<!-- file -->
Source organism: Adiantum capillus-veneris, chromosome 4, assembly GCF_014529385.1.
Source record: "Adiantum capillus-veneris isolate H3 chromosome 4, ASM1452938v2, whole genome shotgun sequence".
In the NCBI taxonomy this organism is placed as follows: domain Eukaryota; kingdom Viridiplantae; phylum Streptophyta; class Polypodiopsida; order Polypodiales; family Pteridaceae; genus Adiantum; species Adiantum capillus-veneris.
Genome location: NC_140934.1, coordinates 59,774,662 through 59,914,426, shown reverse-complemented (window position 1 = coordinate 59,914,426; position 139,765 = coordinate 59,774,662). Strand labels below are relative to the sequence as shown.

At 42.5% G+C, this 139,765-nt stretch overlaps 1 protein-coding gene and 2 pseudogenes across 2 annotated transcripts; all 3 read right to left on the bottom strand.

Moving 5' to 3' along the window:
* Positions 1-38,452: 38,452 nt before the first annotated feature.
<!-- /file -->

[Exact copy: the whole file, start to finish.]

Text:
Source organism: Adiantum capillus-veneris, chromosome 4, assembly GCF_014529385.1.
Source record: "Adiantum capillus-veneris isolate H3 chromosome 4, ASM1452938v2, whole genome shotgun sequence".
In the NCBI taxonomy this organism is placed as follows: domain Eukaryota; kingdom Viridiplantae; phylum Streptophyta; class Polypodiopsida; order Polypodiales; family Pteridaceae; genus Adiantum; species Adiantum capillus-veneris.
Genome location: NC_140934.1, coordinates 59,774,662 through 59,914,426, shown reverse-complemented (window position 1 = coordinate 59,914,426; position 139,765 = coordinate 59,774,662). Strand labels below are relative to the sequence as shown.

At 42.5% G+C, this 139,765-nt stretch overlaps 1 protein-coding gene and 2 pseudogenes across 2 annotated transcripts; all 3 read right to left on the bottom strand.

Moving 5' to 3' along the window:
* Positions 1-38,452: 38,452 nt before the first annotated feature.